COLUMBIA, Mo. — Around the Missouri men’s basketball team, there’s nobody who takes for granted what Jeremiah Tilmon means to the team’s success this season. If there’s one factor that could separate the Tigers from a trip to the NCAA Tournament and another March spent at home, it’s the big man in the middle.
And everybody knows it.
What does Tilmon mean to the Tigers this season?
“Everything,” junior guard Mark Smith said. “Jeremiah is dominant. I think he’s the best big (man) in the SEC, and now he’s added so much to his game. He’s the strongest by far. I don’t think anyone’s stronger. If (the offense) doesn’t run through Jeremiah, there’s something wrong.”
As the Tigers embark on their 114th campaign with Tuesday’s 7 p.m. season-opening tipoff at home against Incarnate Word, Cuonzo Martin’s team features one of college basketball’s endangered species in the junior from East St. Louis: a 6-foot-10 center who’s also a veteran of the college game.
In two seasons Tilmon has averaged only 21 minutes per game but still ranks 12th among current SEC players in career points, seventh in rebounds and seventh in blocked shots.
Big men who are both skilled and seasoned don’t last long at the college level. But with his struggles to avoid fouls and stay on the floor consistently, Tilmon faces another season to add to his pro credentials. He’s got the size, the strength, the slick post moves and, by all accounts around the program, the work ethic. Now he just has to stay on the floor and become the centerpiece to Martin’s team.
“Everything we do this year, depends on what he wants to do,” sophomore guard Xavier Pinson said. “He can wake up tomorrow morning and say, ‘I don’t want to play today,’ and we can have a bad game. I’m not saying he’s going to do that. But I know where his mind is, and where his mind is now, we’re all better off and can be dominant.”
How good can Tilmon be in the SEC if he can manage the fouls?
“I’m not even gonna lie: He’s a beast,” Pinson said. “He’s an animal. There hasn’t been any time this (offseason) that he’s shown any weakness.”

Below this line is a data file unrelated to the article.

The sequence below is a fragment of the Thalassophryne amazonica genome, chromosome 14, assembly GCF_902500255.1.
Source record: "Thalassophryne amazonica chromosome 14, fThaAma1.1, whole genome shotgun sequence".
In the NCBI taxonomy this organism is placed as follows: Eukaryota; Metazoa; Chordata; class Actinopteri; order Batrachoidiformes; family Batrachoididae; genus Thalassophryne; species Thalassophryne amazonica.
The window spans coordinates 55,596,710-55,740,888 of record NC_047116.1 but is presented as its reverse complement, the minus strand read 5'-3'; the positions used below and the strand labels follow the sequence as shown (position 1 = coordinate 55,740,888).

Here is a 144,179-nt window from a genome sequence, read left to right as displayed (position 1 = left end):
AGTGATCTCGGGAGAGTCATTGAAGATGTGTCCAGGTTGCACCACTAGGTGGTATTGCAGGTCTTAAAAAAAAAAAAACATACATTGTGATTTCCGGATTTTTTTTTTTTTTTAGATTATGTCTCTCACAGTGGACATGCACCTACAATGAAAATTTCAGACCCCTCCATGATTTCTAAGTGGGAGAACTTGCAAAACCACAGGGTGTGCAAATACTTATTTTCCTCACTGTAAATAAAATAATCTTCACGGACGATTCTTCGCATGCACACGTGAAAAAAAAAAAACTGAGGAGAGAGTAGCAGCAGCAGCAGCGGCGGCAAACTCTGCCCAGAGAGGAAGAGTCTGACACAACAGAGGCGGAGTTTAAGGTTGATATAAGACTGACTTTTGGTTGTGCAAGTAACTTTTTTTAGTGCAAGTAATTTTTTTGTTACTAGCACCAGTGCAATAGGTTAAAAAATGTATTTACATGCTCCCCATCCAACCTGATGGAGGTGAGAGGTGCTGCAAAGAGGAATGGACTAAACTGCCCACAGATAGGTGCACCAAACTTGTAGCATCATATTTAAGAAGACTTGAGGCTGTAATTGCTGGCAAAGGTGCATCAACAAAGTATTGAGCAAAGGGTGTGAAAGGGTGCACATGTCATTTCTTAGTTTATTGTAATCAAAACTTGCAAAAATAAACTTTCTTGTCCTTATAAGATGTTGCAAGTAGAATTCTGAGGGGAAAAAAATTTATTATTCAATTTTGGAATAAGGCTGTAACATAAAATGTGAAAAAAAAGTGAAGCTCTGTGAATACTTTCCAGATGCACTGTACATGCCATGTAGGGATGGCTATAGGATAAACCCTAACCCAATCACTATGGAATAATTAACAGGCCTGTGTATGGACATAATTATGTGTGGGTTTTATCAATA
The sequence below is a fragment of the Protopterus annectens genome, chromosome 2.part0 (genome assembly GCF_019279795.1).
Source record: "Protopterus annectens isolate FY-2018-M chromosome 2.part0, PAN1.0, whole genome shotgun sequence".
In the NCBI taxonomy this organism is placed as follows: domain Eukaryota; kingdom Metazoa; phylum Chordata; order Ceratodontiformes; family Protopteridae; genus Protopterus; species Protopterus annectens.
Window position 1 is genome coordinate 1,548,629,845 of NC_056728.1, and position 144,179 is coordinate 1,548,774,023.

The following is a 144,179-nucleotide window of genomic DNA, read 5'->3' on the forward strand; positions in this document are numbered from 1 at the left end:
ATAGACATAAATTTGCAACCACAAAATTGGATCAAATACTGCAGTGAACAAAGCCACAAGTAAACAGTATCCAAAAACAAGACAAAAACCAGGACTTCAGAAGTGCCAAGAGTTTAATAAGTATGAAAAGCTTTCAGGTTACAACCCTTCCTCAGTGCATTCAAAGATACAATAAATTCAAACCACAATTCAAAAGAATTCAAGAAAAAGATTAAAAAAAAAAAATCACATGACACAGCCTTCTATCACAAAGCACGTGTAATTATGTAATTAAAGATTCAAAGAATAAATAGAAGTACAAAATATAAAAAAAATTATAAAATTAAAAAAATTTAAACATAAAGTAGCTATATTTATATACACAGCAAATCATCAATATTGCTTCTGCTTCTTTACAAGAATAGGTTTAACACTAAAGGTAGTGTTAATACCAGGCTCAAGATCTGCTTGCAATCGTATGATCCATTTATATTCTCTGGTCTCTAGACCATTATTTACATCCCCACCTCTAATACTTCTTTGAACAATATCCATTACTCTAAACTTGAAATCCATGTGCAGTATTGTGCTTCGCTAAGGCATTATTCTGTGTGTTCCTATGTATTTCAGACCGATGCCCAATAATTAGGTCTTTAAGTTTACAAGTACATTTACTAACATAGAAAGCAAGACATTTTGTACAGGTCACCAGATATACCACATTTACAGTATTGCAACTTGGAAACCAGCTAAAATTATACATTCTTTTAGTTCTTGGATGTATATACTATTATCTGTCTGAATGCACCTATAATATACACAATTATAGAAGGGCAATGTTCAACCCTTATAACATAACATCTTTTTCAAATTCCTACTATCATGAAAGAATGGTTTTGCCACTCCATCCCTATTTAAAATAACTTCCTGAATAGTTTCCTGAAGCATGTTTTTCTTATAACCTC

For his career, Tilmon has averaged 9.1 points per game and five rebounds but also 3.6 fouls and 2.2 turnovers. He shot 54.5% from the field last year, the top mark among all returning players in the SEC.
This offseason, Martin has talked at length to Tilmon about commanding the ball in the halfcourt. Martin bombards Tilmon with double teams in practice every day. But when the lane is clear of extra bodies, he can’t defer to teammates, even if they’re open.
Martin said he often tells him: “You have to demand the ball without me saying, ‘Run a play for Jeremiah.’”
The message has started to sink in, Tilmon said.
“I can say there’s been times where I’ve been mad (and thought), man, they’ve got eyes. They see me. They can get me the ball,” said Tilmon, voted a second-team preseason all-SEC choice by the league coaches. “In the heat of the moment if they’re getting pressured super hard and they’re worried about not turning the ball over, they’re probably not going to see me every time if I’m not calling for the ball. I just have to man up, take ownership and call for the ball. And then I have to do something with it when I get it.”
That’s been the impressive part in preseason practices. Teammates say Tilmon has been more ferocious with the ball during practices and scrimmages. Yes, he’s still working on his 3-point shot — he’s yet to attempt one in a game — but he’s dunking every chance in the paint.
“We need him out there every second we can have him out there,” junior guard Dru Smith said. “I know personally I’m excited to get him the ball, and I know as a team we’re going to get him the ball. We expect teams to send doubles at him and he’s going to make the right plays. Working through him is our best option.”